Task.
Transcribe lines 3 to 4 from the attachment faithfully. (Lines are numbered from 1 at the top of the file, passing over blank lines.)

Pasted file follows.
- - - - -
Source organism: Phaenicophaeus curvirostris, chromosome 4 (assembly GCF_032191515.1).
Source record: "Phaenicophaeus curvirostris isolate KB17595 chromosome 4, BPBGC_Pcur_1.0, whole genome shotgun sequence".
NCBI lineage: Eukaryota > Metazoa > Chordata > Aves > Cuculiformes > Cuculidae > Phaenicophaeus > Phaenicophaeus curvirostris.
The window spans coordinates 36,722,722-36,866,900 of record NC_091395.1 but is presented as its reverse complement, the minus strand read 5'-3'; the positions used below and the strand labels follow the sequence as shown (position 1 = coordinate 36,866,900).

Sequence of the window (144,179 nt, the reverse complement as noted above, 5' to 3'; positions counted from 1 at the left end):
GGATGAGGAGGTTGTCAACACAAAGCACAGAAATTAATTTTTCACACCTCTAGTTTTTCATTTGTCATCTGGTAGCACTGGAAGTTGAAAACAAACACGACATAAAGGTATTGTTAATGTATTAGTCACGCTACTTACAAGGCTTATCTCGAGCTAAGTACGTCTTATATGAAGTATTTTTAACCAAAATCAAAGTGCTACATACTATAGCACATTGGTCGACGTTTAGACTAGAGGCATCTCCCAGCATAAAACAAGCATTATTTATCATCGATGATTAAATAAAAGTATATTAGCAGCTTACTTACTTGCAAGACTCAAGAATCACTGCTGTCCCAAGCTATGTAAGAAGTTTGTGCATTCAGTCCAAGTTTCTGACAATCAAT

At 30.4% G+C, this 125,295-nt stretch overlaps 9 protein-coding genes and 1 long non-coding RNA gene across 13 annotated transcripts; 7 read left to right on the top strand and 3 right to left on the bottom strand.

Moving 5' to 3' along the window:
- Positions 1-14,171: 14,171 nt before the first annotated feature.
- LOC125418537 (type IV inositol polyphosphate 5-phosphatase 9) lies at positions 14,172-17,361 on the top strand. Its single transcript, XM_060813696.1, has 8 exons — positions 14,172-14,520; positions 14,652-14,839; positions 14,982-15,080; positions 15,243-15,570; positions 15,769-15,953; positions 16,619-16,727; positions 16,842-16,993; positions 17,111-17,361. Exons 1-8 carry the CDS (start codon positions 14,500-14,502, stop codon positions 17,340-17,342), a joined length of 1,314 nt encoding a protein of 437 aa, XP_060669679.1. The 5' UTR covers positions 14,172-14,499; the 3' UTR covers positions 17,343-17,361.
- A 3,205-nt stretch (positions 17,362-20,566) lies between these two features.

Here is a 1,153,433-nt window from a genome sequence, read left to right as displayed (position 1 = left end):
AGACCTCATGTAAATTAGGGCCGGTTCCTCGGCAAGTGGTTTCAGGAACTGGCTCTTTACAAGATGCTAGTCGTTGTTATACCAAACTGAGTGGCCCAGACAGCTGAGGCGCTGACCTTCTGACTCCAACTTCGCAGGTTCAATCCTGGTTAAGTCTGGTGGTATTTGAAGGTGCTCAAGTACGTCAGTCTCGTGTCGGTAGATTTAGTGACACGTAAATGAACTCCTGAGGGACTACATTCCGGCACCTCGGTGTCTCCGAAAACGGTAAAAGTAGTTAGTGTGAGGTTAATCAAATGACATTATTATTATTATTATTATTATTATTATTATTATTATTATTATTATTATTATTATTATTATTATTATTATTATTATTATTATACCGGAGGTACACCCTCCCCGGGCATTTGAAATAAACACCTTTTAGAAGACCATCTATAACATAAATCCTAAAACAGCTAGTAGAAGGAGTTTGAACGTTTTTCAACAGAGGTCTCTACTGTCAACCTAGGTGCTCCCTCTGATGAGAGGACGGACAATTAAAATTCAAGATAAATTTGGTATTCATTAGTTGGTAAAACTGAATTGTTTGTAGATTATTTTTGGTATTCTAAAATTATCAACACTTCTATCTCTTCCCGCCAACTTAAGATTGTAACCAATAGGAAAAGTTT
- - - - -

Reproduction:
NCBI lineage: Eukaryota > Metazoa > Chordata > Aves > Cuculiformes > Cuculidae > Phaenicophaeus > Phaenicophaeus curvirostris.
The window spans coordinates 36,722,722-36,866,900 of record NC_091395.1 but is presented as its reverse complement, the minus strand read 5'-3'; the positions used below and the strand labels follow the sequence as shown (position 1 = coordinate 36,866,900).